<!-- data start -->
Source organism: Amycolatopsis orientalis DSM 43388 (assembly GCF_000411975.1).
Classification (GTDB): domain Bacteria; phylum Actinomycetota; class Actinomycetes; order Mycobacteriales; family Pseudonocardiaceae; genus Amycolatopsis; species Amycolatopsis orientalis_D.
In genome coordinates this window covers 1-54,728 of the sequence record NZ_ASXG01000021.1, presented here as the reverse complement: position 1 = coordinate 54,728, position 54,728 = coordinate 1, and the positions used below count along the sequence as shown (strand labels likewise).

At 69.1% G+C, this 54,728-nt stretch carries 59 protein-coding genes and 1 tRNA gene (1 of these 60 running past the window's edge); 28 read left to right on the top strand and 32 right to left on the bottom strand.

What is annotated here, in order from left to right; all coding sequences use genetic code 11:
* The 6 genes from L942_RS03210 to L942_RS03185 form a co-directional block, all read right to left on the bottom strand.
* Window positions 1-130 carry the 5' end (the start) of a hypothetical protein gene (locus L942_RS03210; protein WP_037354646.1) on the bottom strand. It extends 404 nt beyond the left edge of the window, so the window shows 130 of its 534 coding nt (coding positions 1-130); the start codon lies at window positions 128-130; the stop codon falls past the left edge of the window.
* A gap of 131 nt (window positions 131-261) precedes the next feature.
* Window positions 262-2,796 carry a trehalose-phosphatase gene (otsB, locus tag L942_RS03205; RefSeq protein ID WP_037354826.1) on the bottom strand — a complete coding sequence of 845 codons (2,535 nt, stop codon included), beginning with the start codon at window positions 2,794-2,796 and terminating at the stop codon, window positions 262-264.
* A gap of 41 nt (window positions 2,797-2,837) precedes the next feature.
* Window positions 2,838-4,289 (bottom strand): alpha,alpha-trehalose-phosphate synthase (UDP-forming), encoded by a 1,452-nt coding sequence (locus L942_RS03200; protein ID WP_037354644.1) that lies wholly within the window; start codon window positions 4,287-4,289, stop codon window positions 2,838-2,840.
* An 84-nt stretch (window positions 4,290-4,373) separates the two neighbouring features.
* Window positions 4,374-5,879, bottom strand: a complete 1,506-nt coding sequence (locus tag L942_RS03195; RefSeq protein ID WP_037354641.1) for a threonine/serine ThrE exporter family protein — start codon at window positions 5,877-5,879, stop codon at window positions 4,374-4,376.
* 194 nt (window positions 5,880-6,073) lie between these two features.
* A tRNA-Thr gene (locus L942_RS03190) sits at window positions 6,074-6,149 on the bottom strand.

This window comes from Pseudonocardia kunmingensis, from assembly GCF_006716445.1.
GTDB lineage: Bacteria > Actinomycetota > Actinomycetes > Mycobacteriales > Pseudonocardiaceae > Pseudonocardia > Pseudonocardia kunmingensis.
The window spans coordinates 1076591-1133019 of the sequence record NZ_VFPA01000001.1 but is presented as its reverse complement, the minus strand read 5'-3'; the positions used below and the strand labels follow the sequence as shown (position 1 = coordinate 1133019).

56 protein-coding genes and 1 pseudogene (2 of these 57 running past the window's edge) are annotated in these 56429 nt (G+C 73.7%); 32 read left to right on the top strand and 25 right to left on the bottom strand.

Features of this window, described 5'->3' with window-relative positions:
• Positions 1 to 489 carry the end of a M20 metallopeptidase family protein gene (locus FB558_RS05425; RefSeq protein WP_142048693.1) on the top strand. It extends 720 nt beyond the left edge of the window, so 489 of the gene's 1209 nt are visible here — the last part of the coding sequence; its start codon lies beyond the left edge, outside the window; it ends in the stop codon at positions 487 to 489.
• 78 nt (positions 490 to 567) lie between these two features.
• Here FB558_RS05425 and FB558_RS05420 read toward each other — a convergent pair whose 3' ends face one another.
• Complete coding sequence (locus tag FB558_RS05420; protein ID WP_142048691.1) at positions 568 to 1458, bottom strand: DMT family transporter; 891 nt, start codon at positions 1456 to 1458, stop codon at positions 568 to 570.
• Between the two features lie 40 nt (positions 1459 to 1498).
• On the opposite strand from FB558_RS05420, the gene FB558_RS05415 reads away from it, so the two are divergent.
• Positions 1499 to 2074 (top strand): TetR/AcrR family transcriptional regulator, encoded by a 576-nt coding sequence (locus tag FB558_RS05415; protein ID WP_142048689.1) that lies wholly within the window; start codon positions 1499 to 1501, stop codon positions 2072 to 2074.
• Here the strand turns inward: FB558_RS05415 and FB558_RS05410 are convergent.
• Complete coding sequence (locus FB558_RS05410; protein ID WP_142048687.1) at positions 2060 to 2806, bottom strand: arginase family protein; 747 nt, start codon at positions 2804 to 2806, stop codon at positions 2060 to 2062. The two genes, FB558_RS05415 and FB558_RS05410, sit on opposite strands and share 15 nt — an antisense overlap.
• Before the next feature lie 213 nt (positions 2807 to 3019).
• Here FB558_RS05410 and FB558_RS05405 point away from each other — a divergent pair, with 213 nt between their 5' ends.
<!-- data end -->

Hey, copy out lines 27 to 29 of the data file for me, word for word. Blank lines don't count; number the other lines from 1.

• Positions 1499 to 2074 (top strand): TetR/AcrR family transcriptional regulator, encoded by a 576-nt coding sequence (locus tag FB558_RS05415; protein ID WP_142048689.1) that lies wholly within the window; start codon positions 1499 to 1501, stop codon positions 2072 to 2074.
• Here the strand turns inward: FB558_RS05415 and FB558_RS05410 are convergent.
• Complete coding sequence (locus FB558_RS05410; protein ID WP_142048687.1) at positions 2060 to 2806, bottom strand: arginase family protein; 747 nt, start codon at positions 2804 to 2806, stop codon at positions 2060 to 2062. The two genes, FB558_RS05415 and FB558_RS05410, sit on opposite strands and share 15 nt — an antisense overlap.